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UW analysis shows learning impact of ‘Sesame Street’ around the world

April 18, 2013

Photo: Indian Sesame Street characters

Local “Sesame Street” characters from India’s international co-production, “Galli Galli Sim Sim.” © 2013 Sesame Workshop. All rights reserved.

According to a soon-to-be published meta-analysis conducted by researchers at UW–Madison, watching international co-productions of “Sesame Street” has a positive effect on children’s learning and is an “enduring example of a scalable and effective early childhood educational intervention.”

Photo: Marie-Louise Mares


Commissioned by Sesame Workshop, the nonprofit educational organization that revolutionized children’s television programming with the landmark “Sesame Street” and produces local “Sesame Street” programs seen in over 150 countries, the study was led by UW researchers Marie-Louise Mares and Zhongdang Pan, who will present their analysis at the 2013 Biennial Meeting of the Society for Research in Child Development in Seattle.

The authors analyzed the results of 24 studies, conducted with more than  10,000 children in 15 countries. Their findings indicate significant positive effects of exposure to “Sesame Street” across a number of learning outcomes: cognitive outcomes (including literacy and numeracy), learning about the world (including health and safety knowledge), and social reasoning and attitudes.

The study showed an average 11.6 percentile difference between viewers and nonviewers. This is comparable to what other researchers found in an evaluation of interventions in which children in developing countries were assigned to attend on-site preschool programs and/or caregivers were trained to provide higher quality care. Through its broadcasts and other distribution mechanisms around the world, however, “Sesame Street” reaches a vastly larger scale impacting millions of children daily.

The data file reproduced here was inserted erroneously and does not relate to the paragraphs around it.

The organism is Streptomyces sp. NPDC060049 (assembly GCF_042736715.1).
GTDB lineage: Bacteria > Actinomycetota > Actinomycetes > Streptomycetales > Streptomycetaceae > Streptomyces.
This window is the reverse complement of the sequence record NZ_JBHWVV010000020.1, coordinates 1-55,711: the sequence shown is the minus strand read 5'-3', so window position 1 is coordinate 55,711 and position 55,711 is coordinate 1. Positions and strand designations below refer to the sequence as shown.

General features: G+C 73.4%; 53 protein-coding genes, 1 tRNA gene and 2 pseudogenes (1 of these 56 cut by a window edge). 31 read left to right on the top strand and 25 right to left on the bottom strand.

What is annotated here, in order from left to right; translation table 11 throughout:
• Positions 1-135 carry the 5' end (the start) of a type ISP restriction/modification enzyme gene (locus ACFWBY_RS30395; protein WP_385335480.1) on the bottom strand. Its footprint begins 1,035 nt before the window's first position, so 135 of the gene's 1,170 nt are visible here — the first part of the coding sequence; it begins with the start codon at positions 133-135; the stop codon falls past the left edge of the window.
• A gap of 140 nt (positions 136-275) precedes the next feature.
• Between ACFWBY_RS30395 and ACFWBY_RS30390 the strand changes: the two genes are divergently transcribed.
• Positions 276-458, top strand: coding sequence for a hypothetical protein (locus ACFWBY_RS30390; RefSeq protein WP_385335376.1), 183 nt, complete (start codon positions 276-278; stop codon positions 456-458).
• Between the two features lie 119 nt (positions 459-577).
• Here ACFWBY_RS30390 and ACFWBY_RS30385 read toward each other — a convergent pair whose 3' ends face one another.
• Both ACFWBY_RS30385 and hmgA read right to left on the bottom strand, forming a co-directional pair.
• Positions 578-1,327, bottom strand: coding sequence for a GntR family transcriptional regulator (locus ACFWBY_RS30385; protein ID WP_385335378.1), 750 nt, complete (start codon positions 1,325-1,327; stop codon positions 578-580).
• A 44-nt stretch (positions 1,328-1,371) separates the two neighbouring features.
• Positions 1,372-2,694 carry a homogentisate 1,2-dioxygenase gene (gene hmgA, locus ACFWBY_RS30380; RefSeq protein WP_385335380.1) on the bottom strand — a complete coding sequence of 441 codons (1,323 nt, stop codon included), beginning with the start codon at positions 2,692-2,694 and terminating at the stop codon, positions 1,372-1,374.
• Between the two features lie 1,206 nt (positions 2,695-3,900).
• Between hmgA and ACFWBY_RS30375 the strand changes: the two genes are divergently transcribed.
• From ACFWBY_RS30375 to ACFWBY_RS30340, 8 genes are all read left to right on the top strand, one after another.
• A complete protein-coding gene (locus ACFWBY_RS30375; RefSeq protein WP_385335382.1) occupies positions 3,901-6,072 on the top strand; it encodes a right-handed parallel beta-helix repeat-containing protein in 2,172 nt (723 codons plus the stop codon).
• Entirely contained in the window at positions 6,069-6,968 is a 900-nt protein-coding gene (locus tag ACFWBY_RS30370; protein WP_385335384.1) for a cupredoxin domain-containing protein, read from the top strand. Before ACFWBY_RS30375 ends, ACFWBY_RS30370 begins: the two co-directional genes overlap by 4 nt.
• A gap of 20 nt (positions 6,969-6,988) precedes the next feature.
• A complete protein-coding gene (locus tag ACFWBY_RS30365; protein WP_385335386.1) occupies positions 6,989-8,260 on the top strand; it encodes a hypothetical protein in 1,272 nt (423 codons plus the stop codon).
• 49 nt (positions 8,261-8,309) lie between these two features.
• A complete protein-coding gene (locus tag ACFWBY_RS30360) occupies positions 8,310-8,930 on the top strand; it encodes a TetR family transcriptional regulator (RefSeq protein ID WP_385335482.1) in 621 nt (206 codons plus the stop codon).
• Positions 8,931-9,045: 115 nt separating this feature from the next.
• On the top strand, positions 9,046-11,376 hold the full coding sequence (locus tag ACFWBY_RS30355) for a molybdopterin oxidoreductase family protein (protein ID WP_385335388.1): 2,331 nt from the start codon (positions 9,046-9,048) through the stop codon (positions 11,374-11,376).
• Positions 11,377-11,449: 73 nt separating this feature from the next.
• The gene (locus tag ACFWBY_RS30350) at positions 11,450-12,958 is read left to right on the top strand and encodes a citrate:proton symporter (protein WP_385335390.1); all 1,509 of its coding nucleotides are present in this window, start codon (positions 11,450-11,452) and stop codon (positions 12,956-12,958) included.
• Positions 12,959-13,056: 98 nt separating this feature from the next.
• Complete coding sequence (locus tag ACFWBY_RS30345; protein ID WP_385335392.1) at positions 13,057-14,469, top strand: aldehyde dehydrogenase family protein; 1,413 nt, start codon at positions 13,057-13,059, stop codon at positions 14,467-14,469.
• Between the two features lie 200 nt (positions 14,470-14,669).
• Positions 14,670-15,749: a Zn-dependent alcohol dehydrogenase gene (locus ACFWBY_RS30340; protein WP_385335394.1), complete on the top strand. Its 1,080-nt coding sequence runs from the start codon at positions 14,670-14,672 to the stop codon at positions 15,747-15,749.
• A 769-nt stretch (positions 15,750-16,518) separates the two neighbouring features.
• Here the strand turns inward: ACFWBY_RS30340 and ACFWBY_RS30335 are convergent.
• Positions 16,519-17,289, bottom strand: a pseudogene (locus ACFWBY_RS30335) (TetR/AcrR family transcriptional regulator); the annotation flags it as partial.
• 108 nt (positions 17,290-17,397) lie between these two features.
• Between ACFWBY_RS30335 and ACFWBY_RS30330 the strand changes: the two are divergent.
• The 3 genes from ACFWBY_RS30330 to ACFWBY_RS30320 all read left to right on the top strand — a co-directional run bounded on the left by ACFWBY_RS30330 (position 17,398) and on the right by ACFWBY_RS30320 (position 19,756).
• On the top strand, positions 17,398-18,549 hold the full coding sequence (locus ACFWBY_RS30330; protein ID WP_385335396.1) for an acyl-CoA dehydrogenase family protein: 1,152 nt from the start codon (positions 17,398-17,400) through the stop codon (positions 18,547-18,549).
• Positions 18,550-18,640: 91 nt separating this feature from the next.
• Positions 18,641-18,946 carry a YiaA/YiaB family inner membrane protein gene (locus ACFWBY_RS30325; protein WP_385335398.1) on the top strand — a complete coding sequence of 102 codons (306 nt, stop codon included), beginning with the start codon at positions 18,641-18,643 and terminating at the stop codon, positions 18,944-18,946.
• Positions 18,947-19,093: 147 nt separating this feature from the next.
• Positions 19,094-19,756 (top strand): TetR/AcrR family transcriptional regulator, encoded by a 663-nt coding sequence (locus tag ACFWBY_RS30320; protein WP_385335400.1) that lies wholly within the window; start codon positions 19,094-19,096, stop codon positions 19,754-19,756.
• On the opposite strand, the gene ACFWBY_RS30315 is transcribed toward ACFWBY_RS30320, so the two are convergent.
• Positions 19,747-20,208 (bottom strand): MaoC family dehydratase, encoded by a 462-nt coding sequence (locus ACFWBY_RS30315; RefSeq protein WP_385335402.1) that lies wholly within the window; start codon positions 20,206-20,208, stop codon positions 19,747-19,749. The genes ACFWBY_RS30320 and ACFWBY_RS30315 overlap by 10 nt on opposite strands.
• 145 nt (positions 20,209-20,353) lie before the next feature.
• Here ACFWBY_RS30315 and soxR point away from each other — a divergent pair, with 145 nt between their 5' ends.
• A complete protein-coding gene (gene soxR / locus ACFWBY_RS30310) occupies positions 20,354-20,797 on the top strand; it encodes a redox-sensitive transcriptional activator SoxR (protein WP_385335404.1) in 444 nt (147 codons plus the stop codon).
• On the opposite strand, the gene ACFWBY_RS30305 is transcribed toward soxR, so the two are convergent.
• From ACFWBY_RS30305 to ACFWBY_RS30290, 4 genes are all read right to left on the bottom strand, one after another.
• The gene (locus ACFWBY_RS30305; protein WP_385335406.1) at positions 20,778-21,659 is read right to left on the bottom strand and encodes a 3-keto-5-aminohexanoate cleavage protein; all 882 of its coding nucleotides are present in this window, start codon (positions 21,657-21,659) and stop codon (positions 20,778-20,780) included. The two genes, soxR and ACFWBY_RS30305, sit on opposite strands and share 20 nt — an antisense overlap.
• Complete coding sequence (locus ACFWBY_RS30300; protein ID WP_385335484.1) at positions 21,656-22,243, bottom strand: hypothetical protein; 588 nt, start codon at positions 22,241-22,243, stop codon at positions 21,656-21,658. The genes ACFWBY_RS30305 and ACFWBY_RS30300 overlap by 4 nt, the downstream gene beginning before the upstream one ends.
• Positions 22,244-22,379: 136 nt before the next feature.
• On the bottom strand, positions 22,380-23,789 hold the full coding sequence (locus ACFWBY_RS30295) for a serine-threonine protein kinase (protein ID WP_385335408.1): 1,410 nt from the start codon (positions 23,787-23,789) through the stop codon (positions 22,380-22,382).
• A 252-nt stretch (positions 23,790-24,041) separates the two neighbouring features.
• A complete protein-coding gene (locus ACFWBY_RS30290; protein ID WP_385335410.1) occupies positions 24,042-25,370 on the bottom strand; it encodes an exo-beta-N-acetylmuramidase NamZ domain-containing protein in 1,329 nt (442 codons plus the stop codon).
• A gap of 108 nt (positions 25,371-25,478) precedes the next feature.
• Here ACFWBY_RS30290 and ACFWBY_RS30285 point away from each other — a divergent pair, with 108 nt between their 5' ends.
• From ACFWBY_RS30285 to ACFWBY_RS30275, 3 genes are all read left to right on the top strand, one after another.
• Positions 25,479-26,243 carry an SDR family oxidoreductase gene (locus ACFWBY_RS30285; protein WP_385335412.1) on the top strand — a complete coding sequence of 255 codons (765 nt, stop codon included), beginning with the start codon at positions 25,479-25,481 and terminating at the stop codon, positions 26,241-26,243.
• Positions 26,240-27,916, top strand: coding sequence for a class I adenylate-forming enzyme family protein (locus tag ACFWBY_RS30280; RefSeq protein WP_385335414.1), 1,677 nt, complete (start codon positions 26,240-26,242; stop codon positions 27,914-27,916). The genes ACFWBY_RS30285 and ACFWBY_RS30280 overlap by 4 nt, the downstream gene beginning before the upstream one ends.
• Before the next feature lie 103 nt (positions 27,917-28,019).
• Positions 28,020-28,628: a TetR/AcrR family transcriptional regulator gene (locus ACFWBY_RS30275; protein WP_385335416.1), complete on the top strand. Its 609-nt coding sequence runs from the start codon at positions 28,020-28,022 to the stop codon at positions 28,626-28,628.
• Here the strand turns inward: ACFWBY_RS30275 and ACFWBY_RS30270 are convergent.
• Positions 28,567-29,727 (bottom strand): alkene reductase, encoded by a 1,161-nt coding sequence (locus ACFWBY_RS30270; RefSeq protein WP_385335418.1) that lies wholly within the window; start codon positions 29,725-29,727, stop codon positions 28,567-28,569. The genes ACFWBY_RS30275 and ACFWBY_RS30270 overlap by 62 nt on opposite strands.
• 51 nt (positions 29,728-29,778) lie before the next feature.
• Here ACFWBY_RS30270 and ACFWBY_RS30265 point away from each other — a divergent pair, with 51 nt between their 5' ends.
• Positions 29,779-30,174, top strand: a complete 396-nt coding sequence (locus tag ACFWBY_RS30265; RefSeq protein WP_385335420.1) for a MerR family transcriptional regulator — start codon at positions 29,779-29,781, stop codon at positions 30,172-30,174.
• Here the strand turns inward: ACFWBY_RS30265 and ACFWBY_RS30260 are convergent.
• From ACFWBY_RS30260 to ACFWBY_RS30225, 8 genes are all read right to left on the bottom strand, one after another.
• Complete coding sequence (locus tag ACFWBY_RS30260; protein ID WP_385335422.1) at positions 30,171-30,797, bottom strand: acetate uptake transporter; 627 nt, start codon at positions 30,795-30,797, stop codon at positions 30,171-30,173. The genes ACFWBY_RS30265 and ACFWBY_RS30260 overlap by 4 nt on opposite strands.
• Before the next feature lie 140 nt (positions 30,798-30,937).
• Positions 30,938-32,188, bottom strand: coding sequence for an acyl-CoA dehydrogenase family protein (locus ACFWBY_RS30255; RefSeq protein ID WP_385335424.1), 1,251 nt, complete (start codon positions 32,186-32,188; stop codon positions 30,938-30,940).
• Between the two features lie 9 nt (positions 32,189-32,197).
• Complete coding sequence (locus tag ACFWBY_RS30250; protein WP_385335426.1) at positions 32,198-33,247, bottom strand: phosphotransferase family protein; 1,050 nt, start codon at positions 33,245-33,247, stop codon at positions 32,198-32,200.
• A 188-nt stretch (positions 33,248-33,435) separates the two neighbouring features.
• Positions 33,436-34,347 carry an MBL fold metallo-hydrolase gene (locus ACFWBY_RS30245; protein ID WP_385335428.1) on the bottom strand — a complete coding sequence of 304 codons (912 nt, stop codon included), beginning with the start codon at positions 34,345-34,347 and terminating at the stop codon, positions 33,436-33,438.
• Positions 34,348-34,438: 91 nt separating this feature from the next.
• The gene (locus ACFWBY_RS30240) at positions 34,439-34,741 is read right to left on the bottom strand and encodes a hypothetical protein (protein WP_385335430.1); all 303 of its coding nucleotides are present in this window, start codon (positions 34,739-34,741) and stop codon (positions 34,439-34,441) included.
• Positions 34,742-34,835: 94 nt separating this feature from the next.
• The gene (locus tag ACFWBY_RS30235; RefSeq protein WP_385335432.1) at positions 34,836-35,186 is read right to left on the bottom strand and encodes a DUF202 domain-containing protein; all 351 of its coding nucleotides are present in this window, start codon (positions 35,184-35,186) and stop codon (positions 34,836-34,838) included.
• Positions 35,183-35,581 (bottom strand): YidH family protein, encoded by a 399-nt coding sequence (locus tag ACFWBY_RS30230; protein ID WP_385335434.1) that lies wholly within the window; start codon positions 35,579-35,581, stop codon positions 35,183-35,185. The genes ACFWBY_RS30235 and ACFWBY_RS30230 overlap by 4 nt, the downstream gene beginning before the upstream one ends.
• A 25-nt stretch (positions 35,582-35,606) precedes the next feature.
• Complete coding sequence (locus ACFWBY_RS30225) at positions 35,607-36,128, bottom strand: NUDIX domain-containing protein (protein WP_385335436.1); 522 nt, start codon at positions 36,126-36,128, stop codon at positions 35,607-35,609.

Read a Q&A with Marie-Louise Mares about the findings.

Photo: Zhongdang Pan


“The significant, positive effects of cognitive, learning, and socio-emotional outcomes observed in the current meta-analysis represent real educational benefits for the millions of preschool-age children around the world who visit ‘Sesame Street’ via their televisions,” says Mares.

Starting with the earliest studies conducted by the Educational Testing Service in the 1970s, “Sesame Street” has become the most researched television show in history. A significant body of evidence of the program’s educational value in the United States has emerged. The meta-analysis offers insights into the strengths of the application of Sesame Workshop’s localized approach to developing high quality educational media for young audiences across the globe. 

“With programs designed by producers and educational specialists in the countries where we work, our international projects seek to meet the most critical educational needs of children in a given locale,” says Charlotte F. Cole, senior vice president of global education at Sesame Workshop. “Research helps us understand children’s changing needs, how media can best address those needs, and most importantly, if the programs are having an effect. We are thrilled to have additional solid evidence that our approach is contributing to early childhood education efforts and supporting early learning around the world.” 

“Sesame Street” has a global reach of at least 156 million children in the 0-7 age range. Beyond television, Sesame Workshop produces content for multiple media platforms on a wide range of issues including literacy, health and resilience. Initiatives meet specific needs to help young children and families develop critical skills, acquire healthy habits and build emotional strength to prepare them for lifelong learning. 

“Effects of Sesame Street: A meta-analysis of children’s learning in 15 countries” will be published in the Journal of Applied Developmental Psychology (Elsevier) in its May/June issue, Volume 34, Issue 3.